At 7 months he was talking. As a toddler, he was speaking in full sentences and learning the alphabet. By all accounts, Chris Fisher was an alert and healthy child. “He was a happy boy,” says his mother, Barbara Loe Fisher. That changed in 1980, when Chris, then 2, received his fourth DPT vaccine for diphtheria, pertussis (whooping cough) and typhoid. He soon developed chronic earaches and respiratory infections. After Fisher and her son visited numerous specialists, Fisher says, doctors found no cause for his sudden change and told her to “take Chris home and love him because he was never going to get any better.”
It wasn’t until mid-1982 that Fisher felt closer to solving the mystery of her son’s decline. While washing dishes at home in Alexandria, Va., she heard a TV report about the possible dangers of the DPT vaccine. “I thought, ‘My God, could this be what happened to Chris?’ ” says Fisher, who cannot document that the vaccine caused Chris’s physical ailments or the learning disabilities that were later diagnosed. “I called the station and begged them to tell me if other parents were calling.”
They were. Within months, Fisher, now 52, and other concerned parents formed the nonprofit National Vaccine Information Center to educate the public about the potential dangers of some vaccines. Their concerns were underscored last month, when a federal health panel reversed its position on giving infants the rotavirus vaccine that guards against severe diarrhea. Tests showed that the shot was linked to a potentially fatal bowel condition.
Fisher, who cowrote the 1985 book A Shot in the Dark about the dangers of vaccines and who sits on several government health committees, is also currently pushing for reforms of a 1986 law that compensates parents of children harmed by vaccines. Though $1 billion has been paid out to families whose children suffered such side effects as retardation and attention-deficit disorder, she argues that reviews take too long and many cases are turned away without an adequate hearing. “Vaccine safety is an emotionally charged area,” says Peter Meyers, director of the Vaccine Injury Clinic at George Washington Law School. “But she has done a lot to alert the public without trying to scare people.”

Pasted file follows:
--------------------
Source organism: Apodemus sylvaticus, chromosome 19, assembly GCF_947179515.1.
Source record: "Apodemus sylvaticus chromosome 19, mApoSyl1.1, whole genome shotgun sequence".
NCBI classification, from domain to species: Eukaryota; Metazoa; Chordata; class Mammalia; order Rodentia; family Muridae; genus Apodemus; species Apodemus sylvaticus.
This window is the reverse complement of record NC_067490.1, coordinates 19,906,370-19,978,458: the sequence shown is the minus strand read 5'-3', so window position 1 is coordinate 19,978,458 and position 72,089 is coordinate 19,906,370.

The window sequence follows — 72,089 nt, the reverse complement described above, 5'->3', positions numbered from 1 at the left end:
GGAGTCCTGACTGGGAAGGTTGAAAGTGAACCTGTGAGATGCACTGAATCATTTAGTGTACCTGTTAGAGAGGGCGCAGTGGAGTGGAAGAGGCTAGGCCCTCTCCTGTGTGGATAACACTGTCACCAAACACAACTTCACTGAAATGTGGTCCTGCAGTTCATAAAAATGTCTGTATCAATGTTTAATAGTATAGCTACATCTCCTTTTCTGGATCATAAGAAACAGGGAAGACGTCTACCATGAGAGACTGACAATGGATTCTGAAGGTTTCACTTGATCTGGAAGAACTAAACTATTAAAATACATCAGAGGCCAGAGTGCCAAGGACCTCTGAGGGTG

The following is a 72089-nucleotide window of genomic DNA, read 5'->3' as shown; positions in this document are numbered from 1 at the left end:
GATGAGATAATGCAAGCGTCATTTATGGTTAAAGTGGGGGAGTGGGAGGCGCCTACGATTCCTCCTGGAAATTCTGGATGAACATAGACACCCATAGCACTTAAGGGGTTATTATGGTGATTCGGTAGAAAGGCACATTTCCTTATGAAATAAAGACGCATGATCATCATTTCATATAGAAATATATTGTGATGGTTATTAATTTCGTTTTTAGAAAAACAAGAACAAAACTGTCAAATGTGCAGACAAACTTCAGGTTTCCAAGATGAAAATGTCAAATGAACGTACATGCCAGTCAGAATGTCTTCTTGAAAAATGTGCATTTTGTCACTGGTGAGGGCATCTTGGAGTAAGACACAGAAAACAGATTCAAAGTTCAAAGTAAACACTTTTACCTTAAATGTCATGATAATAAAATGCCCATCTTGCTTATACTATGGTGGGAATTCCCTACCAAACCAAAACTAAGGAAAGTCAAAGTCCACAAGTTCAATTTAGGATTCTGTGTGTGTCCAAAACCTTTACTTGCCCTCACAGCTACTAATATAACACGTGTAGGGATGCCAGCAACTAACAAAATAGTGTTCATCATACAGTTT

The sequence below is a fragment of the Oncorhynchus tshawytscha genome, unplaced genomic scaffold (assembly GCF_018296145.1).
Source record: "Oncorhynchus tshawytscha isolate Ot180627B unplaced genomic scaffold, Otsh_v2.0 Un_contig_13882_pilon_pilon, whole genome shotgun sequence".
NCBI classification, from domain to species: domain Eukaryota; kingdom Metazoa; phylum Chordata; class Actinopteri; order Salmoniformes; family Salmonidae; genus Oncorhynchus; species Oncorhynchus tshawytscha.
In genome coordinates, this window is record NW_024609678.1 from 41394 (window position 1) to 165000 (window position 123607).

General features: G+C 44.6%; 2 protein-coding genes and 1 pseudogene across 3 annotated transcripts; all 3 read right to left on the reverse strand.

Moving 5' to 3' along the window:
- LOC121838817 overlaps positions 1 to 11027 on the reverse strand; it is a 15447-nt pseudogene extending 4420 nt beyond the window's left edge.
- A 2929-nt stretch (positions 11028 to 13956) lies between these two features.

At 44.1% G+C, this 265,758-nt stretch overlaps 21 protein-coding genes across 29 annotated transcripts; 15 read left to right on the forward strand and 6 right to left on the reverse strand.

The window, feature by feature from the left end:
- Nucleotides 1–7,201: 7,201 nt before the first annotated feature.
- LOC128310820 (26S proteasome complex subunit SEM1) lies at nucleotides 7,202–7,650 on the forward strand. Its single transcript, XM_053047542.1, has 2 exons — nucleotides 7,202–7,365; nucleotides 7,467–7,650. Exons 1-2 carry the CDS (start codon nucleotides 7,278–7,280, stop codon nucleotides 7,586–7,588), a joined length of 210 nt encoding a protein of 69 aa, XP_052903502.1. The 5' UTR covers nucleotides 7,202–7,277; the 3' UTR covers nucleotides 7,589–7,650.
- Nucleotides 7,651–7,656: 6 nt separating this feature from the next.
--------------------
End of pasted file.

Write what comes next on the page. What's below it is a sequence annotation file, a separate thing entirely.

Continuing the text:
More than 20 million children are vaccinated each year, and in 1998 officials received about 11,000 complaints of reactions leading to hospitalization, disability or death. Experts such as Ben Schwartz, deputy director of the Centers for Disease Control’s National Immunization Program, say taking the remote risk is necessary and note that vaccines are constantly being evaluated. Even with newer shots, he says, “we need to balance the public health impact against the need to assure the vaccine is safe before it is licensed.”
Despite what happened to Chris, Fisher had her two younger children (Ryan, 16, and Jessica, 12) vaccinated against several diseases. But she opposes “a one size fits all” approach, arguing that the needs of each child should be evaluated. For instance, she says, since hepatitis B is generally spread by sexual contact or infected needles, few children should receive that vaccine. “Most parents want what is best for their children,” she says, “and that may not mean vaccinating them.”
Born an Army brat to Lt. Col. Robert Loe and Mayo Clinic nurse Adah Sahr, Fisher has paid a personal price for the dedication to her cause. She says her second marriage (her first, a college romance, ended in 1973) crumbled under the pressure of Chris’s disabilities. “Things were just never the same,” says Fisher. In 1994, she married Walter, 56, a defense industry employee with whom she shares a townhouse in Washington’s Capitol Hill area.
As for Chris, now 21, he went through a rocky time in his teens, frustrated by his own limitations. “Growing up isn’t easy, and the disabilities just added gasoline to the fire,” says Chris, who attends Northern Virginia Community College. Still, he is not bitter. “When I see autistic or severely retarded children, I think, ‘There but for the grace of God….’ ” Fisher takes pride in his comment: “He has gone from being angry to being philosophical.”
Rochelle Jones in Washington, D.C.